Topic: Can local governance and land ownership encourage innovation in agricultural practice? case-studies from North-west Scotland and Norway
Key words: small-scale agriculture, innovation, land tenure, governance
This paper investigates changes in farming styles and the reasons for these in small-scale agriculture, as a part of resilient rural communities in west coast Scotland and Norway. It considers two case-study areas: Trotternish in Skye, on the north west coast of Scotland, which is mainly under crofting tenure, and Askvoll, in Sogn og Fjordane on the west coast of Norway where owner-occupied farms are of a similar size to the Trotternish crofts. These areas have similar geography and climate but land tenure and governance are very different. Government policies and support structures have also had different objectives.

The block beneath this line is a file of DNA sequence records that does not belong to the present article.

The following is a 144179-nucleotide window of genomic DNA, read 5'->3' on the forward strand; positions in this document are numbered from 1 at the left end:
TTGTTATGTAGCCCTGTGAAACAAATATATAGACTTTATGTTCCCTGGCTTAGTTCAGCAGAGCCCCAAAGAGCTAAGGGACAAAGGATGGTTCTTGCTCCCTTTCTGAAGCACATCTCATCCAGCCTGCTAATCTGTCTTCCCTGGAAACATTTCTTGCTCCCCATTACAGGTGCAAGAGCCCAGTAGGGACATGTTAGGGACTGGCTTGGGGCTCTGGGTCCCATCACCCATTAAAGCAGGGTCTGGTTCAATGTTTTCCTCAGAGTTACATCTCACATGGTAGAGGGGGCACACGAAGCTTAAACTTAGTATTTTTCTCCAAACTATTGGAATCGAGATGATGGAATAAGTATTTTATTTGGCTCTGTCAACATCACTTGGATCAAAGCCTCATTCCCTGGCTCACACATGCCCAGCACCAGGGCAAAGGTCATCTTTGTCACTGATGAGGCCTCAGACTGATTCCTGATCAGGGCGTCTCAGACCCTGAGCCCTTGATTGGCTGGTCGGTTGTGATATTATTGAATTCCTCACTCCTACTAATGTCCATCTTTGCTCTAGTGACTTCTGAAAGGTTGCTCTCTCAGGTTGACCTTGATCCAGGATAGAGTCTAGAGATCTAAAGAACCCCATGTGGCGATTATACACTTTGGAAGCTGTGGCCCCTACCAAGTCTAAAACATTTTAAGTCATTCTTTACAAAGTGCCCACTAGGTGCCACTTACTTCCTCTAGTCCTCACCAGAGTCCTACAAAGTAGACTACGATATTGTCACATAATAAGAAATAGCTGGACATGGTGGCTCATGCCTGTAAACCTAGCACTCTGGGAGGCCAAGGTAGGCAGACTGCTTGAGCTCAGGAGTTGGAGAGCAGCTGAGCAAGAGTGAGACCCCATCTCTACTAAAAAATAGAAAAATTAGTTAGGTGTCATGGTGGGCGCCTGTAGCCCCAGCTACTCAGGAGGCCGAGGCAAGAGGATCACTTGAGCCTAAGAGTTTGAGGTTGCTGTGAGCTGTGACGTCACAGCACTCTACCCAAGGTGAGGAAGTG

By examining statistics and interviews with farmers and crofters, I will first describe the main changes which have occurred over the last forty years and then examine the perception of farmers and crofters of the reasons for these changes. Innovation as diversification is more prevalent in the Norwegian case-study and the ownership of land may be contributing to this.
Governance is strikingly different between the two countries and the Norwegian experience shows that people there have far more confidence in the effectiveness of putting forward local views.
Government policies can have a big effect on styles of farming but do not always work in land-users’ favour. For instance reducing trade barriers on food products, while popular with consumers can increase vulnerability to changes in commodity price and adversely affect farmers.
The paper concludes that a sense of ownership of both the land and the decision making process can encourage investment and innovation and thus contribute to sustainability.